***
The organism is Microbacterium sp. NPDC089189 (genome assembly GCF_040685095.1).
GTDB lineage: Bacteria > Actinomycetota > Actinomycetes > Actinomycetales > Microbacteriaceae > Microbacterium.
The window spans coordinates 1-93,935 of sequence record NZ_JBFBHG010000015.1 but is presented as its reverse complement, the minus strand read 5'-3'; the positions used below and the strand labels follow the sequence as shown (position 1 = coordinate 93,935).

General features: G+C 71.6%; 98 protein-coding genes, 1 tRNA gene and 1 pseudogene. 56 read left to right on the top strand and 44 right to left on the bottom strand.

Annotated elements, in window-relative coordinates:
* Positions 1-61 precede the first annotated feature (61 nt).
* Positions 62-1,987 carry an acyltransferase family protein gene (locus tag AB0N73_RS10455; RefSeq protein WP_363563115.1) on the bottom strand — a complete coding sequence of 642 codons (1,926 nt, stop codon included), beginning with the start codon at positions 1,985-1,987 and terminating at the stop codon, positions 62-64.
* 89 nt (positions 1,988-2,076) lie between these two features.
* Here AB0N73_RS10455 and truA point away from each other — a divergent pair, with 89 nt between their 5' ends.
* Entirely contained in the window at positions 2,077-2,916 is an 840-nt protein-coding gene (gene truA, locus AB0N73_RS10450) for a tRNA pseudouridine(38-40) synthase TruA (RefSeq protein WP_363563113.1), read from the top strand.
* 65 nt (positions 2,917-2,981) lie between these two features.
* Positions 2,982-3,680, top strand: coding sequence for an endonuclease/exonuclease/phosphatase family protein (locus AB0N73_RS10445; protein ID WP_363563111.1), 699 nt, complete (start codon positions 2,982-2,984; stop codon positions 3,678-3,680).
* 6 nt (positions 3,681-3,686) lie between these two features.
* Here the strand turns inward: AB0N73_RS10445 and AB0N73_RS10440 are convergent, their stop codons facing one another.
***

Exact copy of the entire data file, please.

The organism is Microbacterium sp. NPDC089189 (genome assembly GCF_040685095.1).
GTDB lineage: Bacteria > Actinomycetota > Actinomycetes > Actinomycetales > Microbacteriaceae > Microbacterium.
The window spans coordinates 1-93,935 of sequence record NZ_JBFBHG010000015.1 but is presented as its reverse complement, the minus strand read 5'-3'; the positions used below and the strand labels follow the sequence as shown (position 1 = coordinate 93,935).

General features: G+C 71.6%; 98 protein-coding genes, 1 tRNA gene and 1 pseudogene. 56 read left to right on the top strand and 44 right to left on the bottom strand.

Annotated elements, in window-relative coordinates:
* Positions 1-61 precede the first annotated feature (61 nt).
* Positions 62-1,987 carry an acyltransferase family protein gene (locus tag AB0N73_RS10455; RefSeq protein WP_363563115.1) on the bottom strand — a complete coding sequence of 642 codons (1,926 nt, stop codon included), beginning with the start codon at positions 1,985-1,987 and terminating at the stop codon, positions 62-64.
* 89 nt (positions 1,988-2,076) lie between these two features.
* Here AB0N73_RS10455 and truA point away from each other — a divergent pair, with 89 nt between their 5' ends.
* Entirely contained in the window at positions 2,077-2,916 is an 840-nt protein-coding gene (gene truA, locus AB0N73_RS10450) for a tRNA pseudouridine(38-40) synthase TruA (RefSeq protein WP_363563113.1), read from the top strand.
* 65 nt (positions 2,917-2,981) lie between these two features.
* Positions 2,982-3,680, top strand: coding sequence for an endonuclease/exonuclease/phosphatase family protein (locus AB0N73_RS10445; protein ID WP_363563111.1), 699 nt, complete (start codon positions 2,982-2,984; stop codon positions 3,678-3,680).
* 6 nt (positions 3,681-3,686) lie between these two features.
* Here the strand turns inward: AB0N73_RS10445 and AB0N73_RS10440 are convergent, their stop codons facing one another.